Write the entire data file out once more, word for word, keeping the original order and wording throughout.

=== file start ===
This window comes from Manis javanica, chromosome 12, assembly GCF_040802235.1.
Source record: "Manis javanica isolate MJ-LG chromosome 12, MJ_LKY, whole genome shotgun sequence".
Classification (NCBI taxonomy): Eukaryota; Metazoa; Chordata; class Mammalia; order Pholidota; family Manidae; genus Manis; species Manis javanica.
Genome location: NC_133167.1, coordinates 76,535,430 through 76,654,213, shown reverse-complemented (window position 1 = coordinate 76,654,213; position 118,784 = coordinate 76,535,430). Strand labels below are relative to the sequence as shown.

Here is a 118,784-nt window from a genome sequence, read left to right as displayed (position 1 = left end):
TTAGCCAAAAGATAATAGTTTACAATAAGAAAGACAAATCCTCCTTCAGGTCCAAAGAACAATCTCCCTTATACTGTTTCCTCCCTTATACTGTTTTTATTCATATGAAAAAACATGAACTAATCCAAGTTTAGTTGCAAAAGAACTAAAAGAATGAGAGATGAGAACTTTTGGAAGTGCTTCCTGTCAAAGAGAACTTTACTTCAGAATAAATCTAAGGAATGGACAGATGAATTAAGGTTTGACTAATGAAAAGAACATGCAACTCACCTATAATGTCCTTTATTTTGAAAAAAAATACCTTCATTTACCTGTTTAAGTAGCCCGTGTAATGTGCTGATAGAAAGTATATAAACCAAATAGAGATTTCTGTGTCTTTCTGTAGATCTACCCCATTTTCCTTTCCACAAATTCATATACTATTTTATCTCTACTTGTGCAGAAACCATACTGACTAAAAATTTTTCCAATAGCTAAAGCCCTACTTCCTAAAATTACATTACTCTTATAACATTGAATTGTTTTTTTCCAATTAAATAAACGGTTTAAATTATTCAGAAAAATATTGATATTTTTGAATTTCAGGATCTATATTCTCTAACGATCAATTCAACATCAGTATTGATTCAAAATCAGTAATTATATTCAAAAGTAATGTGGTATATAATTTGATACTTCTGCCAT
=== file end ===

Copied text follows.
This window comes from Manis javanica, chromosome 12, assembly GCF_040802235.1.
Source record: "Manis javanica isolate MJ-LG chromosome 12, MJ_LKY, whole genome shotgun sequence".
Classification (NCBI taxonomy): Eukaryota; Metazoa; Chordata; class Mammalia; order Pholidota; family Manidae; genus Manis; species Manis javanica.
Genome location: NC_133167.1, coordinates 76,535,430 through 76,654,213, shown reverse-complemented (window position 1 = coordinate 76,654,213; position 118,784 = coordinate 76,535,430). Strand labels below are relative to the sequence as shown.

Here is a 118,784-nt window from a genome sequence, read left to right as displayed (position 1 = left end):
TTAGCCAAAAGATAATAGTTTACAATAAGAAAGACAAATCCTCCTTCAGGTCCAAAGAACAATCTCCCTTATACTGTTTCCTCCCTTATACTGTTTTTATTCATATGAAAAAACATGAACTAATCCAAGTTTAGTTGCAAAAGAACTAAAAGAATGAGAGATGAGAACTTTTGGAAGTGCTTCCTGTCAAAGAGAACTTTACTTCAGAATAAATCTAAGGAATGGACAGATGAATTAAGGTTTGACTAATGAAAAGAACATGCAACTCACCTATAATGTCCTTTATTTTGAAAAAAAATACCTTCATTTACCTGTTTAAGTAGCCCGTGTAATGTGCTGATAGAAAGTATATAAACCAAATAGAGATTTCTGTGTCTTTCTGTAGATCTACCCCATTTTCCTTTCCACAAATTCATATACTATTTTATCTCTACTTGTGCAGAAACCATACTGACTAAAAATTTTTCCAATAGCTAAAGCCCTACTTCCTAAAATTACATTACTCTTATAACATTGAATTGTTTTTTTCCAATTAAATAAACGGTTTAAATTATTCAGAAAAATATTGATATTTTTGAATTTCAGGATCTATATTCTCTAACGATCAATTCAACATCAGTATTGATTCAAAATCAGTAATTATATTCAAAAGTAATGTGGTATATAATTTGATACTTCTGCCAT